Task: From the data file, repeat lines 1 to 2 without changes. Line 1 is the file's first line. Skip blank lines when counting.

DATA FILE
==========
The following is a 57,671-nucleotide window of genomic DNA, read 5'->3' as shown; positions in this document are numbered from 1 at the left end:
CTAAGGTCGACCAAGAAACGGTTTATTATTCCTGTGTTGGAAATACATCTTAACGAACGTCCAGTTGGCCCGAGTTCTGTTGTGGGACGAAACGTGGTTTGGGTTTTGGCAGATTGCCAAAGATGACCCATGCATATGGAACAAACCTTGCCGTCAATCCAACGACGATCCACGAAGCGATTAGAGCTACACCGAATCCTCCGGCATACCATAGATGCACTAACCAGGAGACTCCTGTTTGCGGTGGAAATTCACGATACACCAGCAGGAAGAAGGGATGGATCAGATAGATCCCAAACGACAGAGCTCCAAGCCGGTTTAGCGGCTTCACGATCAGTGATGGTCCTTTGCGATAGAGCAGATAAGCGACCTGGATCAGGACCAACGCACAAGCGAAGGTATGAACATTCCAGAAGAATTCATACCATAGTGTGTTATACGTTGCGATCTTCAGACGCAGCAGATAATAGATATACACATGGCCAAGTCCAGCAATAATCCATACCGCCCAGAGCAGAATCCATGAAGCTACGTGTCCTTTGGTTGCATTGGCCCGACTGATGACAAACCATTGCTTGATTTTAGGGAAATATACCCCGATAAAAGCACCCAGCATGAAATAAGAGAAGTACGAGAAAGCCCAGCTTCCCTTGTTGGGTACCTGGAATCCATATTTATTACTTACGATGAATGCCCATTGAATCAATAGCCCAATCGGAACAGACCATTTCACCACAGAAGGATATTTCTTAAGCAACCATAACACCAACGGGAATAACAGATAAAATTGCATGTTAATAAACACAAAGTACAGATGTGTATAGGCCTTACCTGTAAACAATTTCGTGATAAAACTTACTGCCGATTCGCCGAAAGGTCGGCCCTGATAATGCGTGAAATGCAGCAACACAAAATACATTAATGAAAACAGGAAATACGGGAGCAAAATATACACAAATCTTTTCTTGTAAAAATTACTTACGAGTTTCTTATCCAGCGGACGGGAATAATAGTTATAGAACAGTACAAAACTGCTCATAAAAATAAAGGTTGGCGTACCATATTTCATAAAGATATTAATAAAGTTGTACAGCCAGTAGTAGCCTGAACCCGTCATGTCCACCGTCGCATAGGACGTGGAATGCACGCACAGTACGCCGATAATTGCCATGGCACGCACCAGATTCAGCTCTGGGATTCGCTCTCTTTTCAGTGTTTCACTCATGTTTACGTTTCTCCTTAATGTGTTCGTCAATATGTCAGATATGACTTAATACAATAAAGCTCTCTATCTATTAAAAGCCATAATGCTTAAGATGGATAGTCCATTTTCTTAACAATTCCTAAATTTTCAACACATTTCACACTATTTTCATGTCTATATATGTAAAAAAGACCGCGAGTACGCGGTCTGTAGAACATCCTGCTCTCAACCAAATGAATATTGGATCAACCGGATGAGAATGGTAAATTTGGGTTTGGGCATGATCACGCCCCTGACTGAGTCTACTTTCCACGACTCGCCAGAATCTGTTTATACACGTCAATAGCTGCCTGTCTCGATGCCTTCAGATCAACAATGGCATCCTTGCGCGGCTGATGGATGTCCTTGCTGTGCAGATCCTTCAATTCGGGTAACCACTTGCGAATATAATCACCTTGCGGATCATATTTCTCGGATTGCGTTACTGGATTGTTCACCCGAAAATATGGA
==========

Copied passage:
The following is a 57,671-nucleotide window of genomic DNA, read 5'->3' as shown; positions in this document are numbered from 1 at the left end:
CTAAGGTCGACCAAGAAACGGTTTATTATTCCTGTGTTGGAAATACATCTTAACGAACGTCCAGTTGGCCCGAGTTCTGTTGTGGGACGAAACGTGGTTTGGGTTTTGGCAGATTGCCAAAGATGACCCATGCATATGGAACAAACCTTGCCGTCAATCCAACGACGATCCACGAAGCGATTAGAGCTACACCGAATCCTCCGGCATACCATAGATGCACTAACCAGGAGACTCCTGTTTGCGGTGGAAATTCACGATACACCAGCAGGAAGAAGGGATGGATCAGATAGATCCCAAACGACAGAGCTCCAAGCCGGTTTAGCGGCTTCACGATCAGTGATGGTCCTTTGCGATAGAGCAGATAAGCGACCTGGATCAGGACCAACGCACAAGCGAAGGTATGAACATTCCAGAAGAATTCATACCATAGTGTGTTATACGTTGCGATCTTCAGACGCAGCAGATAATAGATATACACATGGCCAAGTCCAGCAATAATCCATACCGCCCAGAGCAGAATCCATGAAGCTACGTGTCCTTTGGTTGCATTGGCCCGACTGATGACAAACCATTGCTTGATTTTAGGGAAATATACCCCGATAAAAGCACCCAGCATGAAATAAGAGAAGTACGAGAAAGCCCAGCTTCCCTTGTTGGGTACCTGGAATCCATATTTATTACTTACGATGAATGCCCATTGAATCAATAGCCCAATCGGAACAGACCATTTCACCACAGAAGGATATTTCTTAAGCAACCATAACACCAACGGGAATAACAGATAAAATTGCATGTTAATAAACACAAAGTACAGATGTGTATAGGCCTTACCTGTAAACAATTTCGTGATAAAACTTACTGCCGATTCGCCGAAAGGTCGGCCCTGATAATGCGTGAAATGCAGCAACACAAAATACATTAATGAAAACAGGAAATACGGGAGCAAAATATACACAAATCTTTTCTTGTAAAAATTACTTACGAGTTTCTTATCCAGCGGACGGGAATAATAGTTATAGAACAGTACAAAACTGCTCATAAAAATAAAGGTTGGCGTACCATATTTCATAAAGATATTAATAAAGTTGTACAGCCAGTAGTAGCCTGAACCCGTCATGTCCACCGTCGCATAGGACGTGGAATGCACGCACAGTACGCCGATAATTGCCATGGCACGCACCAGATTCAGCTCTGGGATTCGCTCTCTTTTCAGTGTTTCACTCATGTTTACGTTTCTCCTTAATGTGTTCGTCAATATGTCAGATATGACTTAATACAATAAAGCTCTCTATCTATTAAAAGCCATAATGCTTAAGATGGATAGTCCATTTTCTTAACAATTCCTAAATTTTCAACACATTTCACACTATTTTCATGTCTATATATGTAAAAAAGACCGCGAGTACGCGGTCTGTAGAACATCCTGCTCTCAACCAAATGAATATTGGATCAACCGGATGAGAATGGTAAATTTGGGTTTGGGCATGATCACGCCCCTGACTGAGTCTACTTTCCACGACTCGCCAGAATCTGTTTATACACGTCAATAGCTGCCTGTCTCGATGCCTTCAGATCAACAATGGCATCCTTGCGCGGCTGATGGATGTCCTTGCTGTGCAGATCCTTCAATTCGGGTAACCACTTGCGAATATAATCACCTTGCGGATCATATTTCTCGGATTGCGTTACTGGATTGTTCACCCGAAAATATGGA